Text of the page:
# How can I determine if it is more cost effective to run premium fuel in my car?

Every Time I fuel up my car, I collect my odometer reading, fuel price, and gallons pumped. A while ago I drove my car to almost empty and put 93 octane fuel in my tank, ran it to almost empty and did the same thing with 89 fuel and 87. As predicted, the 93 had the best fuel economy, 89 second best and 87 was the lowest. What could I do to determine which is more cost effective?

• When you say "performed the best", are you talking about fuel economy or some other measure of performance? For fuel economy, it's a simple arithmetic problem to work out the cost of each in cents per mile. But this actually isn't what I would predict - the research I've seen suggests that one should expect very little difference. Aug 31, 2015 at 0:37
• I changed the question to remove the word "performed". Sep 1, 2015 at 3:16

The simple fact is, it's all just mathematics. For instance:

(Note: I'm just throwing numbers out here, it's the mathematics which are important.)

Given: 20 gallon fuel tank

If you are using 93 octane fuel, get 20mpg, and it costs \$2.40/gallon

At 20 gal and 20mpg, that's a total of 400 miles travel distance. 20 gals of fuel at \$2.40/gal, would equate to \$48 for the tank. \$48/400=\$.12/mile

If you are using 87 octane fuel, get 18mpg, and it costs \$2.00/gallon

At 20 gal and 18mpg, that's a total of 360 miles travel distance. 20 gals of fuel at \$2.00/gal, would equate to \$40 for the tank. \$40/360=\$.11/mile

In this instance, the lower octane fuel would produce a better cost to run than premium.

## With that said:

As predicted, the 93 performed the best, 89 second best and 87 was the lowest.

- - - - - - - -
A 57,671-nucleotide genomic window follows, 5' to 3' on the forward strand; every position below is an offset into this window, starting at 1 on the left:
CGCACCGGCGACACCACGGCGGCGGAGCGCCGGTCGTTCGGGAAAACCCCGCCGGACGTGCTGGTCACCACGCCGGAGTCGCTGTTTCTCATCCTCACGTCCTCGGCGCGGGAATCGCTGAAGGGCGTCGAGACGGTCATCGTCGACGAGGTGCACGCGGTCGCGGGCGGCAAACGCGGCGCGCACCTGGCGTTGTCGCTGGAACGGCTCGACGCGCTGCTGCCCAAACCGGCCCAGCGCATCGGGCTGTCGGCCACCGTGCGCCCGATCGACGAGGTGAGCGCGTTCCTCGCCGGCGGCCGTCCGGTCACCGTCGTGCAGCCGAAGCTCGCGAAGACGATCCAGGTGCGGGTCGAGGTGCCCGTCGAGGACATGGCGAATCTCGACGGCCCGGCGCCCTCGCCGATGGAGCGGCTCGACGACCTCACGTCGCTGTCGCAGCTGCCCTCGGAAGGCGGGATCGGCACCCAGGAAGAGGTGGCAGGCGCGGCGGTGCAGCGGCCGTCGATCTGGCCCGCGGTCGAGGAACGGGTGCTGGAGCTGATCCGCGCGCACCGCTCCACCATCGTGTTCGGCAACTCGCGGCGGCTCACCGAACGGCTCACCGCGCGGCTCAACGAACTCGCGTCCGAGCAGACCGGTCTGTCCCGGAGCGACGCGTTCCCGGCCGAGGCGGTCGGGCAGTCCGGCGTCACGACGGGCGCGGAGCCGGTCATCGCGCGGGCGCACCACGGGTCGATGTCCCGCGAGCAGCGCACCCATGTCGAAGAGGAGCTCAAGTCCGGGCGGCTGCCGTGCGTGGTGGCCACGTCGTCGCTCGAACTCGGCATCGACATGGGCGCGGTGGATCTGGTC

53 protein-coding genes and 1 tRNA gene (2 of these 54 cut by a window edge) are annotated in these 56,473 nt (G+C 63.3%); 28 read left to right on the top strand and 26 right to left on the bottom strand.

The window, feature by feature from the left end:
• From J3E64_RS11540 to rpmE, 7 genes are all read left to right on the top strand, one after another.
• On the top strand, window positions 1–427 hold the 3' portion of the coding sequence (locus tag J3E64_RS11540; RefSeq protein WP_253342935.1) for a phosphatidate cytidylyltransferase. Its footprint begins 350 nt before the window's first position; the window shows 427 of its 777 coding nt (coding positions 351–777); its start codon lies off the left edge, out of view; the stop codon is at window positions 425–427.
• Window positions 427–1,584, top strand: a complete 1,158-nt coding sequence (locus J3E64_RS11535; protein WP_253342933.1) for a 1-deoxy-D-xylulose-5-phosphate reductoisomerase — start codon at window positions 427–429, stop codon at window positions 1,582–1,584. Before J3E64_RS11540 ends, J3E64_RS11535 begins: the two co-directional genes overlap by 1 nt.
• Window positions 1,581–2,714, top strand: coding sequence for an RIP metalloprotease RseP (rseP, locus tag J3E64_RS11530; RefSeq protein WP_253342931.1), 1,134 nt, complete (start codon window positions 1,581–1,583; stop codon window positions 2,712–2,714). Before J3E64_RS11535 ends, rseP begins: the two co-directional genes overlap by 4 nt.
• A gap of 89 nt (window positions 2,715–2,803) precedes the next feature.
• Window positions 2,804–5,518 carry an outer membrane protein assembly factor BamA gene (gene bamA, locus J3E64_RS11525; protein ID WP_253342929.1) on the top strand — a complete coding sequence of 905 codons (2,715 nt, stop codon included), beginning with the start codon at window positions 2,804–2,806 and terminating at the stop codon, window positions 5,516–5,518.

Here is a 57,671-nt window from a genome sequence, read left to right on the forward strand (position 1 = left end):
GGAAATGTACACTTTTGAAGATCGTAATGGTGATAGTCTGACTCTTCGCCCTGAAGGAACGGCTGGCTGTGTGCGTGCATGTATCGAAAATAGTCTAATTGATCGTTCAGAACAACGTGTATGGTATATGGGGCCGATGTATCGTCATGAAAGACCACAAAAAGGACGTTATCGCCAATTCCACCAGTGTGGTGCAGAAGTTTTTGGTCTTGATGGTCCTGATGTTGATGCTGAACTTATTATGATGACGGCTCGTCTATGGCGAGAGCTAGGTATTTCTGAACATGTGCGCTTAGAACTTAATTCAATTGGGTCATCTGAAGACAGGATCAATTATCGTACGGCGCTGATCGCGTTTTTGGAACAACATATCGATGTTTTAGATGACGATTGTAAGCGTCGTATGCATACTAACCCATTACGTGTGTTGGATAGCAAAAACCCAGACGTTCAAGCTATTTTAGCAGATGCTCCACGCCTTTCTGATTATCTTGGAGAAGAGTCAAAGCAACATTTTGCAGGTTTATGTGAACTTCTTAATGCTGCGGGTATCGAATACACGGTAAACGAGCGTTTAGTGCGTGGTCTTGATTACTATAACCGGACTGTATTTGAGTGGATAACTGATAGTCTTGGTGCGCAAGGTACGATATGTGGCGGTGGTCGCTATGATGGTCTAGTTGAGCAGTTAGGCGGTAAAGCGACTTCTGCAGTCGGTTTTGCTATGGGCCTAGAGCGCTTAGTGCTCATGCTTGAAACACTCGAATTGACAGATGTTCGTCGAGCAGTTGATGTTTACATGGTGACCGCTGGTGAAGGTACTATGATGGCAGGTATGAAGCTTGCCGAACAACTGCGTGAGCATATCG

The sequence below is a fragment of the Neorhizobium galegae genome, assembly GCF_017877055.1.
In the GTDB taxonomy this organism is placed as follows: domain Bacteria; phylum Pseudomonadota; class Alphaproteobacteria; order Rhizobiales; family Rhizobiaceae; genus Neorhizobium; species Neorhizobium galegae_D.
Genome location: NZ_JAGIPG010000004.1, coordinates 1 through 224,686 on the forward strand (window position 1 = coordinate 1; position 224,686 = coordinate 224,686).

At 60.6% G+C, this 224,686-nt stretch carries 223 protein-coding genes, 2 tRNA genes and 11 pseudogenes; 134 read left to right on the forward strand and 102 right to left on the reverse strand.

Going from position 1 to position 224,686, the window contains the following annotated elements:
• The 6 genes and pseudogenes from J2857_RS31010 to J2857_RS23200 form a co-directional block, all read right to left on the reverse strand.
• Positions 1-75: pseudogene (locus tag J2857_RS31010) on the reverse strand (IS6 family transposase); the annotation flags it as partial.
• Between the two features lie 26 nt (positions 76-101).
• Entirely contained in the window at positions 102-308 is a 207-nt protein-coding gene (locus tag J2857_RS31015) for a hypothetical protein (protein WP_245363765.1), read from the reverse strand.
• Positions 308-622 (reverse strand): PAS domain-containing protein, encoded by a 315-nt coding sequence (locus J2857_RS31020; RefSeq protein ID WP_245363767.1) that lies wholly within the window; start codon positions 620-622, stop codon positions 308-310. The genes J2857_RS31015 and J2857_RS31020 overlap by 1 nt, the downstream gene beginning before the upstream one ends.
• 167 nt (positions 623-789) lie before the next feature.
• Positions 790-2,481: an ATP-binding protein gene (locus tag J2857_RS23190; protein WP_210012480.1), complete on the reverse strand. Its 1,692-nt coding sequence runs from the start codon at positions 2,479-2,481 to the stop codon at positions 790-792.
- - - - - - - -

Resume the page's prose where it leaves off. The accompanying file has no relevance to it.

I'd be surprised if this is actually true unless your car specifies for the higher octane fuel. The rule of thumb states, use the lowest octane fuel you can run without knocking. You'll usually get better fuel mileage by doing so. Do not equate octane to fuel mileage, because doing so is a false premise. It isn't just me who states this ... you can find it everywhere you loo:

FuelEconomy.gov states:

It depends. For most vehicles, higher octane fuel may improve performance and gas mileage and reduce carbon dioxide (CO2) emissions by a few percent during severe duty operation, such as towing a trailer or carrying heavy loads, especially in hot weather. However, under normal driving conditions, you may get little to no benefit. (emphasis mine)

NICOClub.com states:

Time and again, people will be told that high octane fuel burns cleaner or more completely, and that it will give them extra power and better fuel mileage than Regular octane gasoline because it contains more ‘energy.’ These blanket statements are simply not true. In fact, the octane rating for gasoline has nothing to do with the amount of power locked inside of it – it actually relates to just how much a fuel can be compressed before igniting. The higher the number, the less likely it is to ignite under pressure.

CarsDirect.com states:

Not only will the octane level not effect your gas mileage, but it does not even increase the amount of power your car puts out.